The European Bank for Reconstruction and Development (EBRD) has appointed Matteo Patrone as Managing Director for Eastern Europe and the Caucasus, according to a report on the EBRD’s website. “Matteo Patrone will be responsible for the bank’s operations and engagement in Ukraine, Belarus, Moldova, Armenia, Azerbaijan, and Georgia. The EBRD’s combined investment in the six countries stands at almost EUR 24 billion throughout all sectors of their economies to date,” the report says. “Patrone will work in Kyiv. He is taking over the position from Francis Malige, who was the first Managing Director of the EBRD’s Eastern Europe hub and has recently been appointed Managing Director, Financial Institutions, at the bank’s headquarters in London,” according to the document.
“I am honored and humbled to take on this new position at the EBRD in an exciting region. We have seen impressive progress in all countries under my predecessor and it will be my priority to create the conditions for our strong local teams to build on this and expand further. The needs are huge and our offer is attractive. Our aim will be to continue promoting the competitiveness of the local economies as they are moving closer to Europe,” Patrone said.
“Patrone, an Italian national, joined the EBRD in 2008 in London as a member of the corporate equity team after a successful career in the private sector. He was appointed Director for Serbia in 2012 and Regional Director for Romania and Bulgaria in 2015.
The EBRD is the largest international financial investor in Ukraine. Since the beginning of its activities in the country in 1993, the bank has undertaken total commitments to provide almost EUR 12.1 billion for about 400 projects.
The European Bank for Reconstruction and Development (EBRD) is mulling a project to provide a debt funding of EUR 51.9 million to PJSC Ukrgazvydobuvannia to finance the procurement of workover rigs and a package of energy efficiency investments.
According to a report on the bank’s website, the Board of Directors will discuss the project on December 12, 2018.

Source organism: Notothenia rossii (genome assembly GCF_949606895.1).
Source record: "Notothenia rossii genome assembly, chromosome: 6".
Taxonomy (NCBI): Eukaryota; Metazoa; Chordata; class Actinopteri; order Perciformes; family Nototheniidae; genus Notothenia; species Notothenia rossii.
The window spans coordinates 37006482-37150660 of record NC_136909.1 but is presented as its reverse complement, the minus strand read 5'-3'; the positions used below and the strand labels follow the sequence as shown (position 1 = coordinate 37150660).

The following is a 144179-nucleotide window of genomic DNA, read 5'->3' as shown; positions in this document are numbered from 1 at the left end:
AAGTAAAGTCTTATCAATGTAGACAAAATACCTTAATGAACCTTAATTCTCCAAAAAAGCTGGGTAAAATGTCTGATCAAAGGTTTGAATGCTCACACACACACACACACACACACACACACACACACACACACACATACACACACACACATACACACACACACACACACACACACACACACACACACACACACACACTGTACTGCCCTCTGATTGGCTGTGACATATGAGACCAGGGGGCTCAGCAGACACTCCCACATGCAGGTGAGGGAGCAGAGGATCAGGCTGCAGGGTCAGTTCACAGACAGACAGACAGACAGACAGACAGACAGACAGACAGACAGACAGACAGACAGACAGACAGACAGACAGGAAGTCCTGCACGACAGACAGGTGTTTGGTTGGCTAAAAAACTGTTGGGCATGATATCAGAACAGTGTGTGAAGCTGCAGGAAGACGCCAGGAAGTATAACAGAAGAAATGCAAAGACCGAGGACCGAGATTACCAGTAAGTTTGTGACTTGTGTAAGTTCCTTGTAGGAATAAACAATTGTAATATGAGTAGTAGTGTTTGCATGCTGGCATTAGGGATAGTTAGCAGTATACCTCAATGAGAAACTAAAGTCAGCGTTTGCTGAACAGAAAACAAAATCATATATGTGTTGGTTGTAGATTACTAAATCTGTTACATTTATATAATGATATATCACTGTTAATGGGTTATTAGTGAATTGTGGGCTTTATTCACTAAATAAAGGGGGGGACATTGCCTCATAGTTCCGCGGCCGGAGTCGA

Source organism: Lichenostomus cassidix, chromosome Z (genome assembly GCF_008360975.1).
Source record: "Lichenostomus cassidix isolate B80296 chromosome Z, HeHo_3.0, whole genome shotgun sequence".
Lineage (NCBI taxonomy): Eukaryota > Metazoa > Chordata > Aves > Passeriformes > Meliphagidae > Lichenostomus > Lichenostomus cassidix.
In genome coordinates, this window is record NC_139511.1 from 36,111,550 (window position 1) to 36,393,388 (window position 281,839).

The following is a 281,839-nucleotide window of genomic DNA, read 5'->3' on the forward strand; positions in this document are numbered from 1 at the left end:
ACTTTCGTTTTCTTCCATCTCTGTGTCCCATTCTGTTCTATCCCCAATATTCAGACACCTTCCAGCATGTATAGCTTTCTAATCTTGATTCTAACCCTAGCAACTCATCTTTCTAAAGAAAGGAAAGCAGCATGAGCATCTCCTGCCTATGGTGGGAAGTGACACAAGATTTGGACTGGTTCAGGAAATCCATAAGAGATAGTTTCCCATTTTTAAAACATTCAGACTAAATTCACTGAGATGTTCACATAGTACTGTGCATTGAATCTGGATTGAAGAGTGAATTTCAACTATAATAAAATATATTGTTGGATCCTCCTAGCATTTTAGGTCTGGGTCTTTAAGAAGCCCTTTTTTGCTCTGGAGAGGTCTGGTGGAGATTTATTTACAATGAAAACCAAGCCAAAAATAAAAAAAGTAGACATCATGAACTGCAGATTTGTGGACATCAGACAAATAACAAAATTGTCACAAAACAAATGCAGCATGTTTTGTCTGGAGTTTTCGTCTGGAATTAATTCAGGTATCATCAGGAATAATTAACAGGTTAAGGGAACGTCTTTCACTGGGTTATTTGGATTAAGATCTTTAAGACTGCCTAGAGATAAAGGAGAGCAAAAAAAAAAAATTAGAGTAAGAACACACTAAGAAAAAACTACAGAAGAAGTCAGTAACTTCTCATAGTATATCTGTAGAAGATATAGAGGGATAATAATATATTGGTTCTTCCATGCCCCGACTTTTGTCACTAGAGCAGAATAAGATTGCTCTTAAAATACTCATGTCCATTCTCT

According to the document, the loan will benefit from a sovereign guarantee by Ukraine.
Ukrgazvydobuvannia, fully owned by Naftogaz Ukrainy, is the country’s largest gas producer, which provides about 75% of the total gas production in the country.
As reported, the EBRD recently defined operational and strategic priorities in Ukraine for the next five years: privatization and improved governance in the public sector, energy security and energy efficiency.
The EBRD is the largest international financial investor in Ukraine. To date, the bank has made a cumulative commitment of almost EUR 12.1 billion across some 400 projects since the start of its operations in the country in 1993.
The European Bank for Reconstruction and Development (EBRD) has defined operational and strategic priorities in Ukraine for the next five years: privatization and improved governance in the public sector, energy security and energy efficiency, as well as strengthening the banking sector and developing capital markets. “The EBRD will pay special attention to projects that will integrate investment and policy engagement in areas such as privatization, energy security and efficiency, the financial sector, trade and infrastructure,” the bank said in a statement in connection with the adoption of a new strategy for Ukraine.
“The EBRD will help stimulate private sector participation across sectors and further commercialization of public sector firms. The bank will continue to support the implementation of modern public sector procurement as well as the introduction of proper public governance,” a bank press release reads.
“The EBRD’s operational and strategic priorities in Ukraine will rest on the following five pillars: promoting privatization and commercialization in the public sector to increase competitiveness and good governance; promoting the rule of law, fair competition in the private sector and support of companies that use best practice; strengthening energy security through effective regulation, market liberalization, diversified and increased production and energy efficiency; enhancing the resilience of the financial system by strengthening Ukraine’s banking sector, and by developing capital markets and non-bank finance; and improving integration by facilitating trade and investment, expanding infrastructure links, and supporting convergence with EU standards,” the document states.